When touring in Canada, the Niagara Falls seems to be on every tourist’s list. There are a number of Niagara tours from Toronto that tourists can choose from. But if you visit the Niagara Falls, be sure to visit all the bridges there. Here is a list of bridges you can see.
- The Suspension bridge.
In 1848 a number of engineers decided to build this bridge over the river but getting a cable across to the other side of the bridge seemed like a risky challenge. However engineer Charles Ellett Jr. found a solution to the problem and now their stands the Suspension bridge. The bridge looks over the narrowest point of the gorge, about 800ft deep. Cables of about 1160ft were passed over to the other side and there are also wooden towers on either sides of the bridge. It was officially opened on 1st August, 1848.
- The Lewiston- Queenston Suspension bridge.
This bridge is of historical significance. It helped accommodate a number of families after the 1812 war. They settled in the area at the time. Niagara tours from Toronto can arrange for your visit to this historical place.
- The Railway Suspension Bridge
This bridge was once dismantled to make another suspension bridge, in a difference of seven years. This new bridge could hold two levels, one for railway traffic and another for carriage. For the first time a bridge was designed here to hold a train’s weight.
- The new or Second Suspension bridge.
In 1877 a new Suspension bridge was built. Safety issues were the reason behind this rebuilding. A bridge of a new design could provide security for people travelling over the bridge. This bridge was later built with increased capacity. Niagara tours from Toronto say a new type of steel arch for the bridge was called for in 1895.
- Lower Bridge
This bridge is also known as the Whirlpool Rapids Bridge. There used to be two levels on this bridge. Foot traffic and vehicles were confined within the lower bridge while the upper part was for railways.
- The Cantilever Bridge
The ten feet wide bridge is one of the narrowest bridges over the river. Traffic had to use only one way at a particular time. Engineers started working towards widening the bridge in the year 1887 and were finished on 13th June, 1888. this bridge does not exist anymore as a storm that hit Niagara on 10th January 1889, completely destroyed the bridge, so much that not even a speck of it was left.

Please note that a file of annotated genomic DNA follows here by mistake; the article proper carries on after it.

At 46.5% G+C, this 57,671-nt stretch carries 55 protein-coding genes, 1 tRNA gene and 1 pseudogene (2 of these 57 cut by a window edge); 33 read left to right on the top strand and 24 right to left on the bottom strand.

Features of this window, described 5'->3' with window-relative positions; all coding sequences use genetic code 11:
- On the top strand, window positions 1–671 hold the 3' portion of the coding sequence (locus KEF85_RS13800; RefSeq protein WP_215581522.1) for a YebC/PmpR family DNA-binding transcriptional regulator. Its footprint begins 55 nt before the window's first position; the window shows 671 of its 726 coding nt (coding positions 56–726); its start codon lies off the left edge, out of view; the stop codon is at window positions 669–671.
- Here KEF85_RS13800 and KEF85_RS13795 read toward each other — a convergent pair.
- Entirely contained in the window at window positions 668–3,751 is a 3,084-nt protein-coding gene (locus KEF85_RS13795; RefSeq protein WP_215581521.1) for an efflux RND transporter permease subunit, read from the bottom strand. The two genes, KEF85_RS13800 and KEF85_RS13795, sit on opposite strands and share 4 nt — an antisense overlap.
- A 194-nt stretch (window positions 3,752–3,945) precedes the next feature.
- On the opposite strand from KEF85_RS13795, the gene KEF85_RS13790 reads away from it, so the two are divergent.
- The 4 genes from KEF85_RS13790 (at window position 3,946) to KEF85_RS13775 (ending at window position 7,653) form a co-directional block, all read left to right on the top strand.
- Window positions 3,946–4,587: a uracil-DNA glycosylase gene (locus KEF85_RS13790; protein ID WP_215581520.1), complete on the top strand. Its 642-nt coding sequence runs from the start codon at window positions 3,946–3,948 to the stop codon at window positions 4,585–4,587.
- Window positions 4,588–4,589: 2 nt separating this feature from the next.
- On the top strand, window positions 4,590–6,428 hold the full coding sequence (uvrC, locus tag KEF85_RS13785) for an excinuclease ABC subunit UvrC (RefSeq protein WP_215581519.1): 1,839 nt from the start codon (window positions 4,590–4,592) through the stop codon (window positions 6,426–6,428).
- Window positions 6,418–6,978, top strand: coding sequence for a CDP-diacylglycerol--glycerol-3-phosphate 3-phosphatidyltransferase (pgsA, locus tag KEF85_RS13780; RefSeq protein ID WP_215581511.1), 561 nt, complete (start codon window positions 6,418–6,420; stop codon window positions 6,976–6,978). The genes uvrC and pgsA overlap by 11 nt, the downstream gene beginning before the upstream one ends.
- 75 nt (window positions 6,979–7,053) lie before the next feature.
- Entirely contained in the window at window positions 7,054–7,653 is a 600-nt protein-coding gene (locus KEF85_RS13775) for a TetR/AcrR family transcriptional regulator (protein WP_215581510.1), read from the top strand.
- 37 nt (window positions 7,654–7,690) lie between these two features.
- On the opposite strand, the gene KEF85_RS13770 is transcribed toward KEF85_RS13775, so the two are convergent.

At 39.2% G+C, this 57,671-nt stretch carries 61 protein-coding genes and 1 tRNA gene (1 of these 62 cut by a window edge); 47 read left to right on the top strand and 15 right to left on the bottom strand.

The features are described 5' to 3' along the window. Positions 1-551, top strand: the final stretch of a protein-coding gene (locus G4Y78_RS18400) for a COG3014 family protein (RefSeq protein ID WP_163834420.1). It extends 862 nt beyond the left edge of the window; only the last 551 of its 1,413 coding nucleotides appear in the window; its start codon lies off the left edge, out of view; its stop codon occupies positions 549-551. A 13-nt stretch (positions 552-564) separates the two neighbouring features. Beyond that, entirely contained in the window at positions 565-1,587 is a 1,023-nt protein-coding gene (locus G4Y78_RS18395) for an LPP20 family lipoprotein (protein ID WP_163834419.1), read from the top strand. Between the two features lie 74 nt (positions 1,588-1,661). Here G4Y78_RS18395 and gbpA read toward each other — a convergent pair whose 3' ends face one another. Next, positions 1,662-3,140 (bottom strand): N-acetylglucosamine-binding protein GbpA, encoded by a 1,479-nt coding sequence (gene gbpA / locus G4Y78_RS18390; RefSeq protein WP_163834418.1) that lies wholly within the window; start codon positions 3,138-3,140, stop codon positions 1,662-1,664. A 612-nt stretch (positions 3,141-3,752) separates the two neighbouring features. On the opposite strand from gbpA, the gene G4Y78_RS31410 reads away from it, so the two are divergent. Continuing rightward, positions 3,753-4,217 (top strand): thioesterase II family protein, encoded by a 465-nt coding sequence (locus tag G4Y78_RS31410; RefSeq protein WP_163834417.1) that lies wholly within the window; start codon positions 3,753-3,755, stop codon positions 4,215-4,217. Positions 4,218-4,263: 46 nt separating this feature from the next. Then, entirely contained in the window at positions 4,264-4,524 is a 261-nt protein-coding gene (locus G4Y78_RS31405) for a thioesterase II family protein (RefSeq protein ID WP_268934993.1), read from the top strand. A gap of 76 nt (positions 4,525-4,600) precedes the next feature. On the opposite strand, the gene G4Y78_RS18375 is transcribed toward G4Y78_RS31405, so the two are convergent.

- The new Cantilever Bridge
This bridge was rebuilt again, very soon. The rebuilding of the bridge commenced at full fledge. The new bridge was slightly wider measuring at about 17 feet. However this did not last long. Niagara tours from Toronto informed that the bridge could not handle electricity powered street cars and the demolishment took place in 1899.
- The Second Lewinston Queenston bridge
This bridge did not last after 1962. It was located between the Niagara Escarpment. The modern one replaced this bridge.
- The honeymoon bridge.
One of the largest steel bridges with an arch, this bridge of 840 feet and had two tracks; one for the trolley cars and another one for the horse carriages. It was regarded as a marvel of the times.
- Michigan central railway steel arch bridge.
This was built from the Whirlpool rapids bridge. The bridge still stands but no one is allowed to step on it as it has been closed since 1979.
- The Rainbow Bridge.
This measures about 950 feet and connects Canada with the U.S. It used to be the largest bridge without hinges; people were o excited to see its performance that they gathered around it at the time of its construction.
- The Lewiston-Queenston Bridge.
Niagara tours from Toronto talks about this bridge informing that it exists even today. It was built in1962 replacing the second Lweiston-Queenston bridge. The design matches with that of the Rainbow Bridge.
These are the bridges that tourists are most curious about when visiting the Falls, some of these don’t exist anymore while others are still very much there.